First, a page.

All material cited below. Special thanks goes out to the following translators: Polish - YouTube user agornypolsl (Adam Górny) Lithuanian - YouTube user ezzi...

Comment by Morgan Matthew on August 21, 2013 at 1:41pm

Very moving piece.

Comment by Jason on August 22, 2013 at 8:40am

How soon is now?

Comment by Mike 2000 on August 27, 2013 at 10:55am

Now is instantaneous for premium users!  Sign up now for the very low one-time cost of YOUR SOUL BUHUHUHU!!!

Comment by _Robert_ on August 27, 2013 at 7:14pm

It really is an inspirational take on carpe diem.

Comment by H3xx on August 28, 2013 at 12:01am

@RobertPiano

Thank you so much for using the Latin phrase, and not the idiotic "Y-word that shall not be used"

Comment by Ethan T. H. on August 28, 2013 at 9:53am

 

All right... well, I thought it was a little thin.  Sure, "the instant of now" is how we experience life in what we perceive as "real time," and coming to terms with the past and planning for the future are done in the "now," but how is this a deep insight?   That's the only way I've ever known it to appear. 

I agree with the part about value, but the problem is that we value different things, and I believe that whatever one delves into deeply can be rewarding (think stamp collecting).  I do think some philosophical thought and some aesthetic appreciation and some moral thinking are on a higher order than others, just as I feel a Chateau Margaux is objectively better than Thunderbird and not just a matter of opinion--though the wine comparison would be harder case to make using the tools of a philosopher.  I think this can also transfer to the idea that having lived both a "good" and a "right" life is better than having lived one misspent--regardless of whether or not the entire universe extinguishes one day without a trace of what ever happened.  G. E. Moore tries to tease this out with his idea of "reflective isolation" that I found pretty thought provoking.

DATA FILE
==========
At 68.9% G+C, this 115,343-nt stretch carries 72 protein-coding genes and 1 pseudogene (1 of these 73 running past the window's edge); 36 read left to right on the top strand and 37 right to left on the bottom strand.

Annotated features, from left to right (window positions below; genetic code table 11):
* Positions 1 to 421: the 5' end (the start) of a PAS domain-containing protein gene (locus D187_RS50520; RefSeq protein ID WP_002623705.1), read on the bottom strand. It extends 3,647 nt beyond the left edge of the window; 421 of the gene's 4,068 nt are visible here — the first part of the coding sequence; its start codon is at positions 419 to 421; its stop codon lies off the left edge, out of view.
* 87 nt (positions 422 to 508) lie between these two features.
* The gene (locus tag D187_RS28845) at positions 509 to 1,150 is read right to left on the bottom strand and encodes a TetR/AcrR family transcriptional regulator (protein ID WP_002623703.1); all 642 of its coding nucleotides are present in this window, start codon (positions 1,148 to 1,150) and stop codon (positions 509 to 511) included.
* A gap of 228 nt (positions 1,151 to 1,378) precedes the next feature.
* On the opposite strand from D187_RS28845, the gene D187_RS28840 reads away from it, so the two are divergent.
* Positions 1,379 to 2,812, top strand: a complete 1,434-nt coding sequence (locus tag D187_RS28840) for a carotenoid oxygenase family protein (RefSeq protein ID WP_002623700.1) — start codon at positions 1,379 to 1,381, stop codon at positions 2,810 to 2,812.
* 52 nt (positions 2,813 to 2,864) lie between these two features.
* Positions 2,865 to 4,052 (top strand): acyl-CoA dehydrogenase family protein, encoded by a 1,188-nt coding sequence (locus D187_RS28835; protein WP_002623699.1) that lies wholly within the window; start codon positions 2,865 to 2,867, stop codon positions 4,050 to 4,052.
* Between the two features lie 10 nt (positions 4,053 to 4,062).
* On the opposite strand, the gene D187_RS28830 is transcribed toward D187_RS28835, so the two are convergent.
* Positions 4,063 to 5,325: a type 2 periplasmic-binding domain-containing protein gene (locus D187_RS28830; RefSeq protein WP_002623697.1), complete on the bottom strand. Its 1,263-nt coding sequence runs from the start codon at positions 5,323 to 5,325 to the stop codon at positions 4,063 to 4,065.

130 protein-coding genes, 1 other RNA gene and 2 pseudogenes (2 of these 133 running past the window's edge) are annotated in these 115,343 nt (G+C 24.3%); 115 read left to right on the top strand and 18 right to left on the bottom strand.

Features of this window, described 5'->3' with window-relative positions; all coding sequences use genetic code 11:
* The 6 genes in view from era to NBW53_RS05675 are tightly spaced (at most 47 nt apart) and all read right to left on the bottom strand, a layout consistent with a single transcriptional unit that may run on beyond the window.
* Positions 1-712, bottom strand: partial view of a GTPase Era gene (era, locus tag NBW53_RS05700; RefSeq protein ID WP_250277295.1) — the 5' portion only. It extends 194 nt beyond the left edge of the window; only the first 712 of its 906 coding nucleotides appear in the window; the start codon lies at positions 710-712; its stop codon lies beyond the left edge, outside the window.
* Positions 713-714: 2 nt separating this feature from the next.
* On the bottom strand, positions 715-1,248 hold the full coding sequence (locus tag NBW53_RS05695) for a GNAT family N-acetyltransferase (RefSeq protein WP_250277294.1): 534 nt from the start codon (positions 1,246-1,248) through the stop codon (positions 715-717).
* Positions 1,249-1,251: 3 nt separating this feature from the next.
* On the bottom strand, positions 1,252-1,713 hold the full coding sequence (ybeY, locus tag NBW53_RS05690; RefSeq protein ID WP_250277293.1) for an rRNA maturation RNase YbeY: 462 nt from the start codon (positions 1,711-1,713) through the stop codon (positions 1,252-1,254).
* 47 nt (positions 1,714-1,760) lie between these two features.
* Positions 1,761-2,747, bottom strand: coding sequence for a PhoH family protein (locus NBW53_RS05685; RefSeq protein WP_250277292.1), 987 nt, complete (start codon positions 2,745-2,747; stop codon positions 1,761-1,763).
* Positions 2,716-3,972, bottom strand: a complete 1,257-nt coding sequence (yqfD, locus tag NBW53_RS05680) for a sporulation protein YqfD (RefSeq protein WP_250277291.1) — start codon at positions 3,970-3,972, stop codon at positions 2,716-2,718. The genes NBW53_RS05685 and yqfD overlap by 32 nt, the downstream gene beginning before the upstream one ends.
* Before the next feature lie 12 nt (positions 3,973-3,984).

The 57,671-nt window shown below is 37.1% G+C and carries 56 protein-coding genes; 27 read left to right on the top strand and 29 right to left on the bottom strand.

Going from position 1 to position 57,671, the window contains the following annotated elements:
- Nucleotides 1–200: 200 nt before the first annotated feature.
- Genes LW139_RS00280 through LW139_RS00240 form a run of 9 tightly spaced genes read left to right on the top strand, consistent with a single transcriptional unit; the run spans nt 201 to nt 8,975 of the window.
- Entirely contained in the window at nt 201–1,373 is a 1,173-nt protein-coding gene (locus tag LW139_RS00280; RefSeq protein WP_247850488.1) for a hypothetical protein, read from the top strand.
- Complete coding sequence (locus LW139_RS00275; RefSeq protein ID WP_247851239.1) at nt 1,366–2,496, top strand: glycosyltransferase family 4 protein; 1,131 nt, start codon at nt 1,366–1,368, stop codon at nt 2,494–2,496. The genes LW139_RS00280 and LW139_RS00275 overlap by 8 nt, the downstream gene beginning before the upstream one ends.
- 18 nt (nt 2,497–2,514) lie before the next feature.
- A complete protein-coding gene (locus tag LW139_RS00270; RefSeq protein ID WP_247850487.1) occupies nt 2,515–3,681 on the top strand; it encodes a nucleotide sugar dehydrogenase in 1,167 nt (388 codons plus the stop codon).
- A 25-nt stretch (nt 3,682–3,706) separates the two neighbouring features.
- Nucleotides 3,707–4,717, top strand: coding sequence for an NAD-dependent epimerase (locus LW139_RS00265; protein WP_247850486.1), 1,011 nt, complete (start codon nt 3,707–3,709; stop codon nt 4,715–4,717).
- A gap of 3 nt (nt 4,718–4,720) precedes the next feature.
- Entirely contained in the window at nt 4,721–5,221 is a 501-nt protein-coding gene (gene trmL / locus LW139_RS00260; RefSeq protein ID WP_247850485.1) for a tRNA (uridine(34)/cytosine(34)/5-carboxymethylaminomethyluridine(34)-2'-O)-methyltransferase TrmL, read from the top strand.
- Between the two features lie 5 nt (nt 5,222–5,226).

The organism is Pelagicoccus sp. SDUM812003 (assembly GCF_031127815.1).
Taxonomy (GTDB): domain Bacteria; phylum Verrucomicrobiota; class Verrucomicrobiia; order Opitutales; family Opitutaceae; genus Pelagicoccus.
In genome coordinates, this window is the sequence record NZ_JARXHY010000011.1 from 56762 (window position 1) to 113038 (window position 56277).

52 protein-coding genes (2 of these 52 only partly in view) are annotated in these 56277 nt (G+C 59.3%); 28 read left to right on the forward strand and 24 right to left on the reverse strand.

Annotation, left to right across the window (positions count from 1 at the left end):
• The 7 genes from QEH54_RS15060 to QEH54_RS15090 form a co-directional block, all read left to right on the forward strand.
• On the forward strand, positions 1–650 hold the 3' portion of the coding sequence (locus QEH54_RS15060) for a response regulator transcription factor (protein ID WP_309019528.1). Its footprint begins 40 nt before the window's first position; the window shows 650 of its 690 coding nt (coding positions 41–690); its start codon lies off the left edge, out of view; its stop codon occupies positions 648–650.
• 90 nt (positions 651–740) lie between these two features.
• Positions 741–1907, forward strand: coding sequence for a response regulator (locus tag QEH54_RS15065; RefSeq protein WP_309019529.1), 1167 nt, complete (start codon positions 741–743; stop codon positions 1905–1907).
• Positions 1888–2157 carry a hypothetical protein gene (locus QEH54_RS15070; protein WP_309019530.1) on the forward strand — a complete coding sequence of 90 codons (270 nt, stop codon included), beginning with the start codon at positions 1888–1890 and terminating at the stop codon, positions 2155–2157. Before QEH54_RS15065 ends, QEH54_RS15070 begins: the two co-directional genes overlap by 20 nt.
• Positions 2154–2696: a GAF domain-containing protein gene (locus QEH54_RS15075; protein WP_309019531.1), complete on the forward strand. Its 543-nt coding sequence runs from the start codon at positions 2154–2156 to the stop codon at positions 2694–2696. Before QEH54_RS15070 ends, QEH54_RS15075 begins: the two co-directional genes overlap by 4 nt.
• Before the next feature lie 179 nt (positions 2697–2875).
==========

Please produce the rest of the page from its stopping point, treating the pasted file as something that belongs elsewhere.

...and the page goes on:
So, to cap it, I agree with Sam that it's good to think about what's really important and live your life accordingly so you don't rue a bunch of stuff later, but I still thought the way it was presented was a little thin.

Comment by Ed on August 28, 2013 at 3:39pm

Would anyone entertain the notion that a life devoid of the internet and television could possibly be a step in the right direction? I sometimes think that many live their life out vicariously through the confines of a dot-matrix projector. How unfortunate.

Comment by Gregg R Thomas on August 29, 2013 at 3:35am

Sam "New Age" Harris...the next Dan Millman.

While I enjoyed his first book, his latest stuff has been getting a little too touchy-feely for me, I think he may have spent too much time meditating in a cave.

Comment by A. T. Heist on September 11, 2013 at 10:39am

That was really well done.

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